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  1. Hollister House English Garden

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    Located stateside in the charming town of Washington, Connecticut, is a true gardening wonder: a quintessentially English garden.

    Hollister House Garden, named after the 1760 house around which it is built, was created by art and antiques dealer George Schoellkopf in the manner of such famous English landscapes as Sissinghurst and Great Dixter: formal in its structure, yet rather wild in its style of planting.

    Source
    The Martha Stewart Show, May 2010
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  2. Come to Light

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    Here's an illuminating way to point guests to the party: Put your house number in lights. Download our number templates, print, and cut out. Trace each digit onto the side of a cardboard gift box. Using a craft knife, cut out numbers. Tape vellum to interior of cut sides. Set boxes outside, placing a battery-operated push light inside each to illuminate the digits.

    Source
    Martha Stewart Living, January 2007
  3. Wallpapered Shelves

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    Add a splash of personality to a lackluster work space by covering plain floating bookshelves with wallpaper. Measure the shelf, and cut the wallpaper slightly longer than shelf and wide enough to wrap around it with an overlap. Use wallpaper paste to affix the wallpaper to the shelf, pasting one side at a time. Cut slits into excess paper at ends, forming flaps; fold down, and affix with paste. Let dry completely, and hang shelves as usual.

    Source
    Martha Stewart Living, February 2008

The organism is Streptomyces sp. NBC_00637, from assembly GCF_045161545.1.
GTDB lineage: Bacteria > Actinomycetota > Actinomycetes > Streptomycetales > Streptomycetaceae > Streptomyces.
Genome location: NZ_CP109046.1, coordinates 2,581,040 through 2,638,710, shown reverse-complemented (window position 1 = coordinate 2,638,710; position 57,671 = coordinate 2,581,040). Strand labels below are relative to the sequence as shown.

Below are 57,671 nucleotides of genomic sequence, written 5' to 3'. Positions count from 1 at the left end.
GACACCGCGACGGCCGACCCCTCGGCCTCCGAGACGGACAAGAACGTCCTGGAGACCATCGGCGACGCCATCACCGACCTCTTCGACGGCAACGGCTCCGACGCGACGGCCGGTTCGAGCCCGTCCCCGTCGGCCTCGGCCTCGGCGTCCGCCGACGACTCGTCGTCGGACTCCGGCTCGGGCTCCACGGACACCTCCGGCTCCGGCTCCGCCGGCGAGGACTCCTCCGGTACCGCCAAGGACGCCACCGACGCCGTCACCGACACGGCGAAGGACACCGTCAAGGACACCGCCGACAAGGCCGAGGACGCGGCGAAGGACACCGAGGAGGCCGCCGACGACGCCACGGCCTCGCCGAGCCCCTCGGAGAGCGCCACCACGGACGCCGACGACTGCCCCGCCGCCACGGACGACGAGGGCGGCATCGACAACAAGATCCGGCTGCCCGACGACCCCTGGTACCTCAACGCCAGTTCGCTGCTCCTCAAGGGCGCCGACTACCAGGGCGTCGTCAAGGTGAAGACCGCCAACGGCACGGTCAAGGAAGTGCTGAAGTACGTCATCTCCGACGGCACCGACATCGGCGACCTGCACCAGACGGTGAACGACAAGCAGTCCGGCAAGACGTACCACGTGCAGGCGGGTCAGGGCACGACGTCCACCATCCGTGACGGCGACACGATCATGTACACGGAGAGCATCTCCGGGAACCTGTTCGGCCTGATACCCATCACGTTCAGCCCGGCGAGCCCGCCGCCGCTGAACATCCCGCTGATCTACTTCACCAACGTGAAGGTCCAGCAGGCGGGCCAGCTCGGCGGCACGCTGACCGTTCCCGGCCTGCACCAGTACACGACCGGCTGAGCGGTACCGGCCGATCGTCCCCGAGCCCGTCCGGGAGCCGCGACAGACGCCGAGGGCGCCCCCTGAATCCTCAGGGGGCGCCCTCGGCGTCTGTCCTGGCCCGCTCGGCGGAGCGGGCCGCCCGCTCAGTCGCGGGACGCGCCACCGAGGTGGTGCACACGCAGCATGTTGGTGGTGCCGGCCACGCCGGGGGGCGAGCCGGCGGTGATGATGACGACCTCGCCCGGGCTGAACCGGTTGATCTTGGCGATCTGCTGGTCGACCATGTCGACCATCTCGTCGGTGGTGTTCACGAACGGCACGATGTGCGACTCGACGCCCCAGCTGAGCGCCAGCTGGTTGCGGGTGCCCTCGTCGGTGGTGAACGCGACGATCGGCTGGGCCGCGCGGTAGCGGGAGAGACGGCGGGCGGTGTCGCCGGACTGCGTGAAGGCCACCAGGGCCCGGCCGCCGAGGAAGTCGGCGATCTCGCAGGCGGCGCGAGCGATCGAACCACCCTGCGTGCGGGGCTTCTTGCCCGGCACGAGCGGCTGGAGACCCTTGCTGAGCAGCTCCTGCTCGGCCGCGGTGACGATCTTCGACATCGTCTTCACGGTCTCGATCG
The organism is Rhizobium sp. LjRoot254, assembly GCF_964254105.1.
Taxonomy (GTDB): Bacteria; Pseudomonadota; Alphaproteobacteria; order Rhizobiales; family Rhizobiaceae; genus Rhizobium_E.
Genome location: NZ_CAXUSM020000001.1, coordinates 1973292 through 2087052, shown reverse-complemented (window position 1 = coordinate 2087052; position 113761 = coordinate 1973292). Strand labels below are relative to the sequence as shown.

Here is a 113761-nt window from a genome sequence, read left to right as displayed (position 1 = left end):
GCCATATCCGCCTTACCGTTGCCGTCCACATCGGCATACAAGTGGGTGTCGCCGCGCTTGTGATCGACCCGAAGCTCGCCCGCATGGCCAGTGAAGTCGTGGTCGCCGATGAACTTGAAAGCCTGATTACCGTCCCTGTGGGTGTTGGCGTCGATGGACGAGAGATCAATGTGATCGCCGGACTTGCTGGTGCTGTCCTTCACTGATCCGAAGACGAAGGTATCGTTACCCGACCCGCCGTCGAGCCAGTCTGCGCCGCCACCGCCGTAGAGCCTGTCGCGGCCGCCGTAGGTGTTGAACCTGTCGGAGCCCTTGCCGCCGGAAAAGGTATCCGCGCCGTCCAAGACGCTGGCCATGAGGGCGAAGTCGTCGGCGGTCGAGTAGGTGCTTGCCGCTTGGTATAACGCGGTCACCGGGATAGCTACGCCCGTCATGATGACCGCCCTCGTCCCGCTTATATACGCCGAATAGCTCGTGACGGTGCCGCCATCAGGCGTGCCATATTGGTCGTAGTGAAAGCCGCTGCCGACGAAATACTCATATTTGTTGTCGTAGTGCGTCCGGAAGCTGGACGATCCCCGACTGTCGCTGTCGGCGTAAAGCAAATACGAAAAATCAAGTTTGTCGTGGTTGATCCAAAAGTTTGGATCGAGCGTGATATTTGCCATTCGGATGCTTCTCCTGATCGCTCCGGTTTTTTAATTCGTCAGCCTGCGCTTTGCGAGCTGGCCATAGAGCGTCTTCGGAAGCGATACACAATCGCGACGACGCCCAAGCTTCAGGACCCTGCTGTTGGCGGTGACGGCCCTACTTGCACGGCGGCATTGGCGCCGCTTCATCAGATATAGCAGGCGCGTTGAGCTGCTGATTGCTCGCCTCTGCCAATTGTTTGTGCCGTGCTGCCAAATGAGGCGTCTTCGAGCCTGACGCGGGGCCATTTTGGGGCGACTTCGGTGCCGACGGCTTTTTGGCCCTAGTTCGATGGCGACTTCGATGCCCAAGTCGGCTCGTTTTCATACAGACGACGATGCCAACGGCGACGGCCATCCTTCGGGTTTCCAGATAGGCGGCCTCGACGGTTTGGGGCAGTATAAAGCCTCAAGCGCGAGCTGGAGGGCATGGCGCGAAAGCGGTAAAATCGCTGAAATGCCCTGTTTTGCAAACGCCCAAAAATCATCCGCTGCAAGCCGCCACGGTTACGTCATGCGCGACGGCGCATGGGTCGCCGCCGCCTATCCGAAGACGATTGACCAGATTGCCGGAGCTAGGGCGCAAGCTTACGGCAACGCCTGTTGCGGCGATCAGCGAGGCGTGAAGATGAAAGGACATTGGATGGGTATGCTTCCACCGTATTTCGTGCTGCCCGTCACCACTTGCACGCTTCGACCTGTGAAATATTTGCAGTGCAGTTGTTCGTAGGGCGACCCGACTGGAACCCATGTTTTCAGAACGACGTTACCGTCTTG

4. Hiding Supplies

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    Keep laundry supplies tidy and out of sight with built-in shelves and a curtain that can be pulled across them when the laundry is done. Mothballs and cedar chips are stored in canning jars, and little bars of soap are kept in airtight containers. Towels for drying hand-washables are stacked on one shelf. Special stain remedies are kept together in a galvanized metal box; detergent is in a large plastic container with a scoop for easy measuring.

    Source
    Organizing Good Things 2004
  5. Orchids: Out of the Vase, into the Strainer

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    Gutter strainers -- the wire cages that filter leaves and debris washed off the roof -- also make great orchid pots, providing the plants with excellent aeration and drainage. 

    Buy an inexpensive copper strainer at a hardware store. Using a pair of light pliers, bend the spindly legs of the strainer into decorative loops around the top (the loops also offer a way to hang the orchid if you like). Soak sphagnum moss (available at garden centers) in water, pack into the strainer, and then put in the orchid. Pack with more moss for a snug fit, and give it a hearty watering in the sink. Let the moss drain completely before placing the plant in a bowl.

    Source
    Martha Stewart Living, November 2008
  6. Basic First-Aid Kit

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    When you need first-aid supplies most, you're usually not in the best frame of mind to search for them. A well-stocked first-aid kit keeps the items you need easy to find. Bandages, adhesive tape, gauze, and scissors are useful. To clean wounds, keep hydrogen peroxide or isopropyl alcohol (and cotton balls or swabs to apply it) on hand as well as antibiotic ointment (check expiration date). A first-aid kit is also a good place to store pain relievers.

    Source
    Organizing Good Things 2004
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